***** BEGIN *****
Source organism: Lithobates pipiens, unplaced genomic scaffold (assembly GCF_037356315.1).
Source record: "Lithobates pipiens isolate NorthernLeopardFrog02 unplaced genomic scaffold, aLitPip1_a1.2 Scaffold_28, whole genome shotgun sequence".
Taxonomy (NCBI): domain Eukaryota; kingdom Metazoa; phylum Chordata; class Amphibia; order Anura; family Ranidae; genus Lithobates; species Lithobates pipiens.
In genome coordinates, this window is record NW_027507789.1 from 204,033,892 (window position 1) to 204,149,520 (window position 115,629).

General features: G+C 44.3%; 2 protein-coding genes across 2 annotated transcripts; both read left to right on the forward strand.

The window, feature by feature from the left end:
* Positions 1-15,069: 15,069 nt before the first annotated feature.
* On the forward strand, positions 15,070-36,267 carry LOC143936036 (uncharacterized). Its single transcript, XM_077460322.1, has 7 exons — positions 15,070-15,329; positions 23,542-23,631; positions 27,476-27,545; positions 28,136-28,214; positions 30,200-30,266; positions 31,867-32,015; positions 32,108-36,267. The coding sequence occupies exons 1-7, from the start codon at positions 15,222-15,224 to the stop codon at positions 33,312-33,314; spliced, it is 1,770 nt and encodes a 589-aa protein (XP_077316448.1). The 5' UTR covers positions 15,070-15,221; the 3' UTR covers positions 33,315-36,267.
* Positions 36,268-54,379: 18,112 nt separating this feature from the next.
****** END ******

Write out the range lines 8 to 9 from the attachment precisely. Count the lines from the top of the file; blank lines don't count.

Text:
* On the forward strand, positions 15,070-36,267 carry LOC143936036 (uncharacterized). Its single transcript, XM_077460322.1, has 7 exons — positions 15,070-15,329; positions 23,542-23,631; positions 27,476-27,545; positions 28,136-28,214; positions 30,200-30,266; positions 31,867-32,015; positions 32,108-36,267. The coding sequence occupies exons 1-7, from the start codon at positions 15,222-15,224 to the stop codon at positions 33,312-33,314; spliced, it is 1,770 nt and encodes a 589-aa protein (XP_077316448.1). The 5' UTR covers positions 15,070-15,221; the 3' UTR covers positions 33,315-36,267.
* Positions 36,268-54,379: 18,112 nt separating this feature from the next.